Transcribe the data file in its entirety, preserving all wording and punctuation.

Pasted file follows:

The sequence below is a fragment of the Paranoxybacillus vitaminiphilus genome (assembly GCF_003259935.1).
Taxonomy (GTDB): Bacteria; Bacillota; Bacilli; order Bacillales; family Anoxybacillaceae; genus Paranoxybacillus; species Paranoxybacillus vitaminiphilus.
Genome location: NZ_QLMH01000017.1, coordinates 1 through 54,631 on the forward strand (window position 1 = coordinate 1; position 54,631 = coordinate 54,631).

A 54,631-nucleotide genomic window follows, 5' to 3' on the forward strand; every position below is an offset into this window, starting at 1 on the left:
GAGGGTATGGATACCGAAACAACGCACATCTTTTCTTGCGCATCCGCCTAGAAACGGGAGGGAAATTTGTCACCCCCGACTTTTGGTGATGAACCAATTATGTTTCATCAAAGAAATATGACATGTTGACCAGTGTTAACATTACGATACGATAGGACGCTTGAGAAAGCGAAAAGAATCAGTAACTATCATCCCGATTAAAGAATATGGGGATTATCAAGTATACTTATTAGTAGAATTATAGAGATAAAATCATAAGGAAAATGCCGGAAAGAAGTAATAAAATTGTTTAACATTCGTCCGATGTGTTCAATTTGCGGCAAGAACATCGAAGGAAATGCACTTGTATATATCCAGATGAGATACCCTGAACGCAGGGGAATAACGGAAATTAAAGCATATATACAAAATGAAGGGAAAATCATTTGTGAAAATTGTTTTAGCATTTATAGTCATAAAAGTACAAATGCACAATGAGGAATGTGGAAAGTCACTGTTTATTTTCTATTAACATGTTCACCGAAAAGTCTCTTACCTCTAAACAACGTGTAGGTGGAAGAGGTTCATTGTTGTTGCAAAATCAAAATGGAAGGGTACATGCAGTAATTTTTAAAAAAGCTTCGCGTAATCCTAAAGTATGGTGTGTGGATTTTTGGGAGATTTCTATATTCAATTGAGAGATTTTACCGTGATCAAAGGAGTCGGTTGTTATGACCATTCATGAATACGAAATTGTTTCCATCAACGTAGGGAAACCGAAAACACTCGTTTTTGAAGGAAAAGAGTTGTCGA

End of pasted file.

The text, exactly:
The sequence below is a fragment of the Paranoxybacillus vitaminiphilus genome (assembly GCF_003259935.1).
Taxonomy (GTDB): Bacteria; Bacillota; Bacilli; order Bacillales; family Anoxybacillaceae; genus Paranoxybacillus; species Paranoxybacillus vitaminiphilus.
Genome location: NZ_QLMH01000017.1, coordinates 1 through 54,631 on the forward strand (window position 1 = coordinate 1; position 54,631 = coordinate 54,631).

A 54,631-nucleotide genomic window follows, 5' to 3' on the forward strand; every position below is an offset into this window, starting at 1 on the left:
GAGGGTATGGATACCGAAACAACGCACATCTTTTCTTGCGCATCCGCCTAGAAACGGGAGGGAAATTTGTCACCCCCGACTTTTGGTGATGAACCAATTATGTTTCATCAAAGAAATATGACATGTTGACCAGTGTTAACATTACGATACGATAGGACGCTTGAGAAAGCGAAAAGAATCAGTAACTATCATCCCGATTAAAGAATATGGGGATTATCAAGTATACTTATTAGTAGAATTATAGAGATAAAATCATAAGGAAAATGCCGGAAAGAAGTAATAAAATTGTTTAACATTCGTCCGATGTGTTCAATTTGCGGCAAGAACATCGAAGGAAATGCACTTGTATATATCCAGATGAGATACCCTGAACGCAGGGGAATAACGGAAATTAAAGCATATATACAAAATGAAGGGAAAATCATTTGTGAAAATTGTTTTAGCATTTATAGTCATAAAAGTACAAATGCACAATGAGGAATGTGGAAAGTCACTGTTTATTTTCTATTAACATGTTCACCGAAAAGTCTCTTACCTCTAAACAACGTGTAGGTGGAAGAGGTTCATTGTTGTTGCAAAATCAAAATGGAAGGGTACATGCAGTAATTTTTAAAAAAGCTTCGCGTAATCCTAAAGTATGGTGTGTGGATTTTTGGGAGATTTCTATATTCAATTGAGAGATTTTACCGTGATCAAAGGAGTCGGTTGTTATGACCATTCATGAATACGAAATTGTTTCCATCAACGTAGGGAAACCGAAAACACTCGTTTTTGAAGGAAAAGAGTTGTCGA